Pokémon: The First Movie (also referred to as Pokémon: The First Movie: Mewtwo Strikes Back, originally released as Pocket Monsters the Movie: Mewtwo Strikes Back! 劇場版ポケットモンスター ミュウツーの逆襲) Gekijōban Poketto Monsutā: Myūtsū no Gyakushū), is a 1998 Japanese anime film directed by Kunihiko Yuyama, the chief director of the Pokémon television series (who would later direct the long running series of Pokémon films), based on the video game franchise of the same name.
It was released in Japan on July 18, 1998. The English-language adaptation, produced by 4Kids Entertainment and distributed by Warner Bros. Pictures, was released in North America on November 12, 1999. Guest critic Joel Siegel of Good Morning America stated on At The Movies that it was his worst film of 1999 while Roger Ebert's worst film of that same year was Baby Geniuses.
When a group of scientists are offered funding into genetic research, they agree to try and clone the greatest-ever Pokémon, Mew. The end result is a success and Mewtwo is born. However, Mewtwo is bitter about his purpose in life and kills his masters. In order to become the greatest, he throws out an open challenge to the world to battle him and his Pokémon. Ash and his friends are one of the few groups of trainers who pass the first test and prepare for battle. However they soon find out about further cloning and Mewtwo's ultimate plan for the Earth.
Why it Sucks
This only applies to the English version.
- The English version removed all scenes of The Story of Mewtwo’s Origin, making the English version incredibly confusing for both fans and critics alike.
- The English version of the movie uses footage from the Japanese "Kanzenban" version (basically a "Special Edition"), which, in addition to animation being redone, made certain objects and backgrounds that were originally hand-drawn into computer-generated effects, which can often feel out-of-place.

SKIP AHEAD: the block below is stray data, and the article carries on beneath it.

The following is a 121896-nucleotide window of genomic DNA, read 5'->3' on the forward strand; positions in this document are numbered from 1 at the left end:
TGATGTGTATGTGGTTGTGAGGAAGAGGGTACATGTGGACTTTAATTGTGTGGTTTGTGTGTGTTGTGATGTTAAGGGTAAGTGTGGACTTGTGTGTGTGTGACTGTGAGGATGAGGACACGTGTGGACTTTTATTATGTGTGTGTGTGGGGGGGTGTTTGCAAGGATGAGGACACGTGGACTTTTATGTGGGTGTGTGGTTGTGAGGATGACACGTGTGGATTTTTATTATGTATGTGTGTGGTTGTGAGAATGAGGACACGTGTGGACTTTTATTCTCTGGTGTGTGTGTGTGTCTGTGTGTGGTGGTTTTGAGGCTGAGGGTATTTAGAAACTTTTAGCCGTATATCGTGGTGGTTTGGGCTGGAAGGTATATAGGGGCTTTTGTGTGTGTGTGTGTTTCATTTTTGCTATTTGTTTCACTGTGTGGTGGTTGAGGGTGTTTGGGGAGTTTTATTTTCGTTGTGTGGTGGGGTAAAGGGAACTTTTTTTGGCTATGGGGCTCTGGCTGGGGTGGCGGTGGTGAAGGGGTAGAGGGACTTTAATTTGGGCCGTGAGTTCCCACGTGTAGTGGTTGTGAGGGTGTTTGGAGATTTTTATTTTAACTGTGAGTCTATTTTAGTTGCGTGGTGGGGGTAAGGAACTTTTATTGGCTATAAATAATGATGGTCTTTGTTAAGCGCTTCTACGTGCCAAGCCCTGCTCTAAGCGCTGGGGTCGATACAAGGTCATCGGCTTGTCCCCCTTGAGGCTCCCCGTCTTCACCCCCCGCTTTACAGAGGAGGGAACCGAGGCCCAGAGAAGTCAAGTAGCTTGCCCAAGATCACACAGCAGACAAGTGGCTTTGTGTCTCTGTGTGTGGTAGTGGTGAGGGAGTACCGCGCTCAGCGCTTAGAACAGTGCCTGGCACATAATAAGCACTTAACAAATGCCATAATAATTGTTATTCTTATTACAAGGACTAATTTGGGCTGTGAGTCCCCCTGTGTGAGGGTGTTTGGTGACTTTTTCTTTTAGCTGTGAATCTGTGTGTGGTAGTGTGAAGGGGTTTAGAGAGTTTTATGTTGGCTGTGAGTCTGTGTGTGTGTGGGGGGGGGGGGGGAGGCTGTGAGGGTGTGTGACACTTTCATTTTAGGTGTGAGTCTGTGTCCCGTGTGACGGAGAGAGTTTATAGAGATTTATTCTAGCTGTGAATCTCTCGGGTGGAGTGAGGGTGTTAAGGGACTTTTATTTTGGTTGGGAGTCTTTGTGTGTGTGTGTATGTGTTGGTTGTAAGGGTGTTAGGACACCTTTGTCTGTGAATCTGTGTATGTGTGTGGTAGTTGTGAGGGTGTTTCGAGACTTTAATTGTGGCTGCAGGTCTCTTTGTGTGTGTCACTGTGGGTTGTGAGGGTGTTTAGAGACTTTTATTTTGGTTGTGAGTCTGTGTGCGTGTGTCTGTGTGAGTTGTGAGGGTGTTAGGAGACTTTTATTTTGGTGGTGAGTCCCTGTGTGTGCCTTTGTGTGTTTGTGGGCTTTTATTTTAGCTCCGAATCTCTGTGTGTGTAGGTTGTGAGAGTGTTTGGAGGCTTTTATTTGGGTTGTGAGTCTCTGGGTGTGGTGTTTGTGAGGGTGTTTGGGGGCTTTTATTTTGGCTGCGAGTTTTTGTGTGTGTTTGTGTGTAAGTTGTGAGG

- The English version also changed Mewtwo's personality from the Japanese version. In that version, he was a bitter and misunderstood anti-villain who was just trying to find a purpose in life. The English version changes him into a generic, over-the-top villain, just so that the kids could have a bad guy to root against.
- Poor grasp of the source material, only following the television show.
- Extremely crazy and confusing plot.
- This movie can get a bit too dark and can take itself way too seriously (tho not as bad as say Shin Kamen Rider: Prologue).
- The music is very out of place. "Brother My Brother" by Blessid Union of Souls is played while the original Pokémon and their clones fight, for instance.
- Being a 4Kids production, everyone talks like they're in the United States, being very out of place. In one notable instance, Ash references the NFL's Minnesota Vikings (Brock: "I didn't know Vikings still existed." Ash: "They mostly live in Minnesota.").
- Everyone's memories are erased at the end of the film. In other words, the film basically retconned itself out of existence. Almost like that one Sonic game.
- All the original background music composed by Shinji Miyazaki was replaced by American style music composed by Ralph Shuckett.